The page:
Organizing the First Chiropractic Associations

125 Years of Chiropractic 

Chiropractic medicine celebrates its 125th anniversary this year! To praise all that has been accomplished over the last 125 years, each month we will focus on a different achievement or innovation from chiropractic history. Last month, we covered 1920-1930 and the neurocalometer and thermography. This month, we will dive into the formation of the National Chiropractic Association (NCA) and other key milestones from 1930-1940.

The Early Beginnings of Chiropractic Organizations

Contrary to popular belief, the first chiropractic organization was the American Chiropractic Association (ACA), founded in 1905. According to ACA Today, this organization “was essentially an alumni group of the American School of Chiropractic in Cedar Rapids, Iowa. Both ACA and the college disappeared around 1918. . . In September 1922 another ACA2 was established in Chicago as an alternative to the UCA.1

The Universal Chiropractors’ Association (UCA) was founded shortly thereafter in 1906 at the Palmer School of Chiropractic in Davenport, Iowa. This organization was formed by B.J. Palmer, the son of chiropractic as we mentioned in previous posts within this series. This organization was formed to provide different legal protections to chiropractors who were being charged with the “unlicensed practice of medicine2.” Rather than admitting guilt, the UCA would try every chiropractor’s case, which by 1930 amounted to 15,000 prosecutions.3 Needless to say, their agenda was primarily focused on legal defenses for chiropractors. 

Despite the UCA’s commitment to legal action in defense of chiropractors, there was quite a bit of distaste for the organization and B.J. Palmer.3 This led to the formation of the second American Chiropractic Association (ACA). According to The Journal of the Canadian Chiropractic Association, the ACA planned to “organize licensed DCs into a democratically run and genuinely ‘professional’ organization, one that provided legal protection, pushed for liberal chiropractic legislation, was free of any ‘school control’ and which would press for higher standards of education.3

Regardless of the differences between the UCA and ACA, the two organizations merged in 1930 to form the National Chiropractic Association (NCA).

The National Chiropractic Association

The formation of the NCA was a unifying movement in the field of chiropractic—and marked how much chiropractic medicine had changed since it began. Although this organization was formed by two very different entities, it established its own tenets for supporting chiropractors. In The Journal of the Canadian Chiropractic Association’s article “The origins and early history of the National Chiropractic Association,” “early activities of the NCA extended far beyond the legal protections and insurance activities of the UCA, and beyond the later legislative and educational standardization efforts of the ACA.3 The NCA would continue to act as a beacon—guiding chiropractors toward future possibilities within the field.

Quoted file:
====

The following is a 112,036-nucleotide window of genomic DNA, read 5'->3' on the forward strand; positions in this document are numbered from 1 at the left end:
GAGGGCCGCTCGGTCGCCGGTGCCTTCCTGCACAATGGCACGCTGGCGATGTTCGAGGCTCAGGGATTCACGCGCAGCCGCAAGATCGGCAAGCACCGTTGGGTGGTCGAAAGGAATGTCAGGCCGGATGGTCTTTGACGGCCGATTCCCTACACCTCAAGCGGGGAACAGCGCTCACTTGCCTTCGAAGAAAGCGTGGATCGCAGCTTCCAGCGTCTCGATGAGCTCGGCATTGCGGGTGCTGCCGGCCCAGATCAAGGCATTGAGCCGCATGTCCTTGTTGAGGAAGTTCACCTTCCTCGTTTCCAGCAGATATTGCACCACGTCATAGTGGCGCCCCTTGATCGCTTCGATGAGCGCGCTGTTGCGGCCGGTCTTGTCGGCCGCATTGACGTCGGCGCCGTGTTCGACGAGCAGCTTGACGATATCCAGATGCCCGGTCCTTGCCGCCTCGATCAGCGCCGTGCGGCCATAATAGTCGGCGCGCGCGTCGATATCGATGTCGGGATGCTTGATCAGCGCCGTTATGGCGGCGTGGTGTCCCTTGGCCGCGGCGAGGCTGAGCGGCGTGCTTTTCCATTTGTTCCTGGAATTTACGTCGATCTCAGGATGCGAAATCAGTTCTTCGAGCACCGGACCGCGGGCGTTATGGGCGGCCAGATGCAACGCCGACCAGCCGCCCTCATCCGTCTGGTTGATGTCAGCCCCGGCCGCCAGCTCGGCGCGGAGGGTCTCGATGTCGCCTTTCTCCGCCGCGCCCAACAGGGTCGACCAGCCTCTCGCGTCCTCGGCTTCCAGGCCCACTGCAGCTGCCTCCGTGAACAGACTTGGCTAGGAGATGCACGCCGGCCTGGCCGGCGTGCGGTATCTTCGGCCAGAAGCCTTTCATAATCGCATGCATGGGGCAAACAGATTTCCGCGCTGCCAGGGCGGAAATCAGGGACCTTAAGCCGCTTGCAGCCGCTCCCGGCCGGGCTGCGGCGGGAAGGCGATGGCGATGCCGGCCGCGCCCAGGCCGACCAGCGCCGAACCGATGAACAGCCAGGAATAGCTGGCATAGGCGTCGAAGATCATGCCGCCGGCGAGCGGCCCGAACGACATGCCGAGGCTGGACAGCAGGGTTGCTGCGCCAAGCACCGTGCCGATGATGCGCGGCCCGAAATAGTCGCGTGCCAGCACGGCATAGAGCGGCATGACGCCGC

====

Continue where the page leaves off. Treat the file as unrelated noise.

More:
The Founding of the State Licensing Boards

Following the merger of the UCA and ACA to form the NCA, the U.S. Council of State Chiropractic Examining Boards was established in 1933. This state licensing board was formed as a way to provide chiropractors with a unified set of standards for being licensed to practice in the United States. Additionally, this board worked to provide chiropractors with information related to regulation, discipline, and education in their field.4 Today, this organization is known as the Federation of Chiropractic Licensing Boards (FCLB).

Looking Ahead

As we continue our journey through the many achievements and innovations in chiropractic over the last 125 years, next month we will focus on trigger points, dry needling, and acupuncture in chiropractic. 


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References

1Hug, P. Reginald. “50 Years of Accomplishment.” American Chiropractic Association, 2013, www.acatoday.org/Portals/60/Research/ACA_50th_anni.pdf.

2Keating Jr., Joseph. “Milestones in the History of Chiropractic.” Dynamic Chiropractic, 2006, https://www.dynamicchiropractic.com/mpacms/dc/article.php?id=51278

3Keating, Joseph C, and William S Rehm. “The Origins and Early History of the National Chiropractic Association.” The Journal of the Canadian Chiropractic Association, U.S. National Library of Medicine, Mar. 1993, www.ncbi.nlm.nih.gov/pmc/articles/PMC2484960/.

4“Federation of Chiropractic Licensing Boards.” Wikipedia, Wikimedia Foundation, 3 Apr. 2020, en.wikipedia.org/wiki/Federation_of_Chiropractic_Licensing_Boards.

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